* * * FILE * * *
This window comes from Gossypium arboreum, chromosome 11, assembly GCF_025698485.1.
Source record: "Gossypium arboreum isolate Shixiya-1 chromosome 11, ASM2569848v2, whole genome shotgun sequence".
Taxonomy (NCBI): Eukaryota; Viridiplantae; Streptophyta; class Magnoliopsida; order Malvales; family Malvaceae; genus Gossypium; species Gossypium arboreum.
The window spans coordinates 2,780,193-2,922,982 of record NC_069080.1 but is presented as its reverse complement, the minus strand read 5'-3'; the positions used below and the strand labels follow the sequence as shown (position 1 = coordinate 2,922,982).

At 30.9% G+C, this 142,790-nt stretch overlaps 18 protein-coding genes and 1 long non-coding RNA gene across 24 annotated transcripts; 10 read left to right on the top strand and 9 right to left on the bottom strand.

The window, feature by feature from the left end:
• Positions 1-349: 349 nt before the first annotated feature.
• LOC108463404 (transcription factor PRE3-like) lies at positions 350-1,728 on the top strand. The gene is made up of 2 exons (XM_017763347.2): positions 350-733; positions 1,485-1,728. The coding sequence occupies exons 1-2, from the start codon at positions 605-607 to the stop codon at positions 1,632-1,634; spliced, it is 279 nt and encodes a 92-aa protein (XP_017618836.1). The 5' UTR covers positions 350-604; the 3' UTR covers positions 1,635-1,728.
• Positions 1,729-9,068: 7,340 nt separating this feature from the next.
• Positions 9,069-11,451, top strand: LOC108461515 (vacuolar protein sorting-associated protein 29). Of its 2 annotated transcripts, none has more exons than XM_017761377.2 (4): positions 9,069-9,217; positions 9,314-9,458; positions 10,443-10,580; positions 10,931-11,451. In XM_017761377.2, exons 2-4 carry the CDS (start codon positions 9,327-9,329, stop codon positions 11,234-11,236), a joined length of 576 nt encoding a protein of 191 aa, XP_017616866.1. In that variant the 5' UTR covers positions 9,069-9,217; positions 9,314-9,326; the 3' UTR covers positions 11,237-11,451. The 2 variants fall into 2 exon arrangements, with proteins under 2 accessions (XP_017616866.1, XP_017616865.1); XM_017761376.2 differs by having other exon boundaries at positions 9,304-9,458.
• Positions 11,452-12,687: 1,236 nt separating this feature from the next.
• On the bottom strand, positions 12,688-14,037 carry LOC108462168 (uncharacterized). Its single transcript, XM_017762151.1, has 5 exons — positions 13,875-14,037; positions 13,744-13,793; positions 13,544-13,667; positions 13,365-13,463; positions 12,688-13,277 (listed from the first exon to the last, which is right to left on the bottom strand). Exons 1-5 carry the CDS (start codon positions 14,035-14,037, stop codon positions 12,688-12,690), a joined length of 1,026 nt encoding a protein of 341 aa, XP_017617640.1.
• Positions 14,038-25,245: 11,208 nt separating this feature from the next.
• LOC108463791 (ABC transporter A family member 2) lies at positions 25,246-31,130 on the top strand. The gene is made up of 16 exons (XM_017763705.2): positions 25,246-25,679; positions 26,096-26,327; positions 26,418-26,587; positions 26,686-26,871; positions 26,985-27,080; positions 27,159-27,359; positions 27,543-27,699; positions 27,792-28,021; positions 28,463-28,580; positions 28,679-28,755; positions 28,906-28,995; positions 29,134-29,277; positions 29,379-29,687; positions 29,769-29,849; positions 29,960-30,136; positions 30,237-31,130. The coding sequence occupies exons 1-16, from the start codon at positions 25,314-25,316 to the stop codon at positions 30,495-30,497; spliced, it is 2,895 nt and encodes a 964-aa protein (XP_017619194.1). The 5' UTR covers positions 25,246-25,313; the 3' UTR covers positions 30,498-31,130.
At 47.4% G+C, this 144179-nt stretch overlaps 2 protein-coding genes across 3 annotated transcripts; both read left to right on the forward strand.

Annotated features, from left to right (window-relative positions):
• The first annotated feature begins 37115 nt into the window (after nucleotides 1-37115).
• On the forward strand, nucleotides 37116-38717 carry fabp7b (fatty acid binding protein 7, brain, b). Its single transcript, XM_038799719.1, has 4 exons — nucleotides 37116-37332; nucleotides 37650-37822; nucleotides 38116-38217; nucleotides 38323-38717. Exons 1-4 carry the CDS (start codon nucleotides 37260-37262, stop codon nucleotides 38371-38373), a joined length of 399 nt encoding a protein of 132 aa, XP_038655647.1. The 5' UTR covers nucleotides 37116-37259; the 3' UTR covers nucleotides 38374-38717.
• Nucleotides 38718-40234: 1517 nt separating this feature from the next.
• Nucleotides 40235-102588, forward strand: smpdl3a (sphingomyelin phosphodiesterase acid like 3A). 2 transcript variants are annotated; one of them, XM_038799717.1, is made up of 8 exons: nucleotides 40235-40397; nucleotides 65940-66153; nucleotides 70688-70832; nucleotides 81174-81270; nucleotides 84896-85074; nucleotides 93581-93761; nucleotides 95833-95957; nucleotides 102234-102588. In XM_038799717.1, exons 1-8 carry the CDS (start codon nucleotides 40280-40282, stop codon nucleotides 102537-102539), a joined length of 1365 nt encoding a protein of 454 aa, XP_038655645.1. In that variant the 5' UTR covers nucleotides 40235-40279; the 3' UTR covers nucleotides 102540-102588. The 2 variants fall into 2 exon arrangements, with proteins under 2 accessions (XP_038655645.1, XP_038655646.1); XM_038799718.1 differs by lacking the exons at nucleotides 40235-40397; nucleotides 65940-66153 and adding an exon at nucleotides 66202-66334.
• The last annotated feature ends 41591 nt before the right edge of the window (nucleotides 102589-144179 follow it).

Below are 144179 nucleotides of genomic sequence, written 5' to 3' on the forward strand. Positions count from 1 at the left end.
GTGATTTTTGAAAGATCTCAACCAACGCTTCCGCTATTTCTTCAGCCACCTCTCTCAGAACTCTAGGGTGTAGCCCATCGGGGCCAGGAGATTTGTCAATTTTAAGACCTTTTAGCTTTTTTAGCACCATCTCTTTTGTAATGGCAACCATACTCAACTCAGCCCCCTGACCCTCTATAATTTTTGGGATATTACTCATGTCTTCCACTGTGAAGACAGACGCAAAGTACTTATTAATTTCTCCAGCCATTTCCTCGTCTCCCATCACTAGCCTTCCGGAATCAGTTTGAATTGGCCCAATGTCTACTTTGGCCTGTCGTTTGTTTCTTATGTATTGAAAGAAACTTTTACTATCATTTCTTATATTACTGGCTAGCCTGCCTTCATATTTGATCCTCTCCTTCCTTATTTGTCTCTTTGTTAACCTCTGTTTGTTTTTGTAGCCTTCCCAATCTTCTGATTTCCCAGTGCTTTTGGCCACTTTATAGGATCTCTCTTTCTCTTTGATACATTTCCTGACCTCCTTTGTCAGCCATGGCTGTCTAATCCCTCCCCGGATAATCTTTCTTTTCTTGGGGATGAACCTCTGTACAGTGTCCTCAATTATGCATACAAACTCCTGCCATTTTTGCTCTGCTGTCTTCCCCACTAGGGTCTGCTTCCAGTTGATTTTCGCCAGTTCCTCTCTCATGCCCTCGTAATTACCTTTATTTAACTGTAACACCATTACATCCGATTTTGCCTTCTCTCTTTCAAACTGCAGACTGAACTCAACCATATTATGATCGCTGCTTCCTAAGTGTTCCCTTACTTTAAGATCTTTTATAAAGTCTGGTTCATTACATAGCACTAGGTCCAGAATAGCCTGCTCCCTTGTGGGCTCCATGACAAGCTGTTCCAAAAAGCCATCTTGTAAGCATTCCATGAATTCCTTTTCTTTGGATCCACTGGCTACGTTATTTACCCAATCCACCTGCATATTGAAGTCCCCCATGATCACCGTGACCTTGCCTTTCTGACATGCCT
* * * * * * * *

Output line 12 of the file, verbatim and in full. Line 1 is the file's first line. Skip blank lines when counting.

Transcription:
• On the bottom strand, positions 12,688-14,037 carry LOC108462168 (uncharacterized). Its single transcript, XM_017762151.1, has 5 exons — positions 13,875-14,037; positions 13,744-13,793; positions 13,544-13,667; positions 13,365-13,463; positions 12,688-13,277 (listed from the first exon to the last, which is right to left on the bottom strand). Exons 1-5 carry the CDS (start codon positions 14,035-14,037, stop codon positions 12,688-12,690), a joined length of 1,026 nt encoding a protein of 341 aa, XP_017617640.1.